By Joe F. Bodenstein
The young Ruth Zucker in 1940s, in the time of her activity as a spy for the Haganah (1937-1948).
Jerusalem (bpb) What an interesting life has had Ruth Zucker! The German Jewish lady with her roots in Europe had became a great fighter for Israel. "My Seven Lives" is the name of the autobiography of the old lady. What she has lived through, is normally not to be experienced in one lifetime. The author has lived for many years in Israel. As a resistance fighter a long time ago, she helped to found the state of Israel. After the end of World War II in 1945, she became an example for the German-Jewish reconciliation.
Born in 1914 as Ruth Koopman, a child of Jewish parents in Bonn on the Rhine, she arrived already at the age of eight a boarding school for girls in Lausanne, Switzerland. Later, she attended the Ecole Internationale in Geneva, and spent a part of her school years in the United States. "At the age of 14 I already belonged to a circle of friends around Mahatma Gandhi. There I became acquianted with Indian philosophy", recalls the author in an interview.
In 1934 she followed her lover, the physician Walter Zucker illegally to Palestine. And soon she was working for the Jewish underground movement Hagnah. About that she writes in her book "On Assignment for Israel".
After the establishment of the state of Israel in 1948, Ruth Zucker worked there in the fields psychology, graphology and astrology. She developed her own method for the graphologic-psychologic analysis of the Hebrew script. For decades she consulted statesmen and politicians in the countries of the Middle East and in Europe.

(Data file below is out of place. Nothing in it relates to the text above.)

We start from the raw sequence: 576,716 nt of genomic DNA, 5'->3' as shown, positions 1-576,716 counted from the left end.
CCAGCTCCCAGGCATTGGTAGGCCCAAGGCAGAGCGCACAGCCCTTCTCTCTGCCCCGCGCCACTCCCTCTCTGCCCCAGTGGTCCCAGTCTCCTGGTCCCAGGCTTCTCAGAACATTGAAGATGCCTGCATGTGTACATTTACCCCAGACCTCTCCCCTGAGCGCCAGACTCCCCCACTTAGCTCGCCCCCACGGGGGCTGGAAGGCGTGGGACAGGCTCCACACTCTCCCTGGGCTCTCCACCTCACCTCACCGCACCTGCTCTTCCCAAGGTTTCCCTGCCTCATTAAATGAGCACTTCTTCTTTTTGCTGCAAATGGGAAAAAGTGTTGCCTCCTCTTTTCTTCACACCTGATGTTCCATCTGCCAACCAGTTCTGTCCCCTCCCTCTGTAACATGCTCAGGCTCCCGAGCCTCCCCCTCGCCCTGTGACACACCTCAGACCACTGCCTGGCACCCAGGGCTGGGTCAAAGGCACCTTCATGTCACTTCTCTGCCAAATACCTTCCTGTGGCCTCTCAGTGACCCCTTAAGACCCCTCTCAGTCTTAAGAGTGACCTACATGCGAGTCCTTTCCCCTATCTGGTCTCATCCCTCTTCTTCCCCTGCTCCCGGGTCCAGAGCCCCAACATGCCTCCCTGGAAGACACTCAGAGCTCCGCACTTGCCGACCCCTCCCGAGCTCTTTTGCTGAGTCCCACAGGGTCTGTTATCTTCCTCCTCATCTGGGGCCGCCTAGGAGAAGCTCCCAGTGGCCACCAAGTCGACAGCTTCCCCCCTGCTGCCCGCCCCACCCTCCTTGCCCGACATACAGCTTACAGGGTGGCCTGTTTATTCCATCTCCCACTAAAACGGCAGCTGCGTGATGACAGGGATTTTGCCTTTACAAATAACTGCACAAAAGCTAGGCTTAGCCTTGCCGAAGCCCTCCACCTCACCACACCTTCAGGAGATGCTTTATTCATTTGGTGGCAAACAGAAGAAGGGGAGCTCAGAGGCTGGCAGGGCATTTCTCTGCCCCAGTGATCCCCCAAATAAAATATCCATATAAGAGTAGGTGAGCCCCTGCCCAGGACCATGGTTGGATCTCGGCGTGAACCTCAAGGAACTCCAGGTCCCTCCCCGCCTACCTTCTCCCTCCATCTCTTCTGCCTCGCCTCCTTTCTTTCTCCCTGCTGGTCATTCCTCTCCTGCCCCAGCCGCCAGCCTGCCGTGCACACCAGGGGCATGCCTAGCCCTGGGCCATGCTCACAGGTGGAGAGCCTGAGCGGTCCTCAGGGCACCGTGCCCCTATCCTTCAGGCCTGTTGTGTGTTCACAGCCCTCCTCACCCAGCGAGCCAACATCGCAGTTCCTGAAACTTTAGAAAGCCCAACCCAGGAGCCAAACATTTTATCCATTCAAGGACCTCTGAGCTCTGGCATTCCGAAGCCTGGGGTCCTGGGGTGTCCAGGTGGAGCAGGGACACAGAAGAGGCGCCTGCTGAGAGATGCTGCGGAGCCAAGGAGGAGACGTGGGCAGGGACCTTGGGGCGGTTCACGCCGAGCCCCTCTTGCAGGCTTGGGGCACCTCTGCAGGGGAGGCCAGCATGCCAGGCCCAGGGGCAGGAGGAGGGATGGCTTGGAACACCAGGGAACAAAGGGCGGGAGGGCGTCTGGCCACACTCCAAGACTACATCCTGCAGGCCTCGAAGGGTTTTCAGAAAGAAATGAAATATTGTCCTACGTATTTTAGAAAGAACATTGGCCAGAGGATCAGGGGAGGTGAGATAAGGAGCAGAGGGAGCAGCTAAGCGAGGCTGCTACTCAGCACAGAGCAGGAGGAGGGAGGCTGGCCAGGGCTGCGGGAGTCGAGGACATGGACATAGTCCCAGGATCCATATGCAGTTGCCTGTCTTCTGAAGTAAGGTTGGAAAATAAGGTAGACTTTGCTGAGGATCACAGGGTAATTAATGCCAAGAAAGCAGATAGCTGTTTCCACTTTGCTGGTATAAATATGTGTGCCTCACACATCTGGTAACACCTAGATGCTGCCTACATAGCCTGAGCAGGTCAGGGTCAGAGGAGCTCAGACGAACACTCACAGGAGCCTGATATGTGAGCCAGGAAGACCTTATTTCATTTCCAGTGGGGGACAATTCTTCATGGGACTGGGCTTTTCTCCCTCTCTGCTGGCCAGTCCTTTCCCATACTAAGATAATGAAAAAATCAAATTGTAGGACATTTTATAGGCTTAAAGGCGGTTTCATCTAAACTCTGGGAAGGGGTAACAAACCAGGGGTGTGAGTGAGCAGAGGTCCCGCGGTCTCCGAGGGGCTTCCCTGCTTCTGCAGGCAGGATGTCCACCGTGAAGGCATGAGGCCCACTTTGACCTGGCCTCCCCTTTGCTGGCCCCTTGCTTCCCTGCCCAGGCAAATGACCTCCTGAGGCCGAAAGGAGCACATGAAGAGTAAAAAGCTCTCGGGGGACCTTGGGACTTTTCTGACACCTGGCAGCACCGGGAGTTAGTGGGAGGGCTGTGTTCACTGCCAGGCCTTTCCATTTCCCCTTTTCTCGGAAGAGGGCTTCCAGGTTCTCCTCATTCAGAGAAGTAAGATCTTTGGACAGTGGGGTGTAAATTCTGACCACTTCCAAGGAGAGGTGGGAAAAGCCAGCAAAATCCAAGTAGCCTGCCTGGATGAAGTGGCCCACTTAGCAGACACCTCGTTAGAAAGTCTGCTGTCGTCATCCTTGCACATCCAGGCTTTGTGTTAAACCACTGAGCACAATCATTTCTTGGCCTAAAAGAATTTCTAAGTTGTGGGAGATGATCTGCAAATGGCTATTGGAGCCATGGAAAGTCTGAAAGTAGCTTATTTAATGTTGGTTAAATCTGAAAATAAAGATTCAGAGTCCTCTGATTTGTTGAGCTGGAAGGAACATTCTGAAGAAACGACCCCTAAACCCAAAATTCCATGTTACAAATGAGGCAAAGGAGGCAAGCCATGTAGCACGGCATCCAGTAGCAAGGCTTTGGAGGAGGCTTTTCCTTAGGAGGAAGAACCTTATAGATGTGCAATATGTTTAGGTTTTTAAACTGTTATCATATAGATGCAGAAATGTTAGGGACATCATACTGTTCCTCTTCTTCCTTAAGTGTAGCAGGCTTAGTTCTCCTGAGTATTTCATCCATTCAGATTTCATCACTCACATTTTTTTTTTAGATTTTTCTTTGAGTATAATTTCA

In the early 1970's she has visited Germany, her old homeland, for the first time in decades,. It was on an official invitation from the city of Bonn, inviting its former citizens, who had emigrated in the Nazi times due to fear of persecution. In Bonn she became acquianted among others with the publicist Stephan M. Vogel and his wife Jutta Vogel, who was also active as journalist in the German capital. The result is that Ruth Zucker now almost every year spends time in Germany.
With the book "My Seven Lives", the German Taschenbuch Publishing House (dtv) in Munich has published an important documentary of our times. Ruth Zucker has become a great European, and is a tireless supporter of the transatlantic cooperation. She belongs to the Alexander Order for Art and Science, is advisor to the European Art Foundation Berlin as well as to the US Museum of European Art. "Till this day I feel closely bound with John Zavrel, the founder of the Museum of European Art in New York, whom I always met in Germany', writes Zucker in her autobiography.
The writer and graphologist Ruth Zucker of Jerusalem.
Copyright 2002, Prometheus 83/2002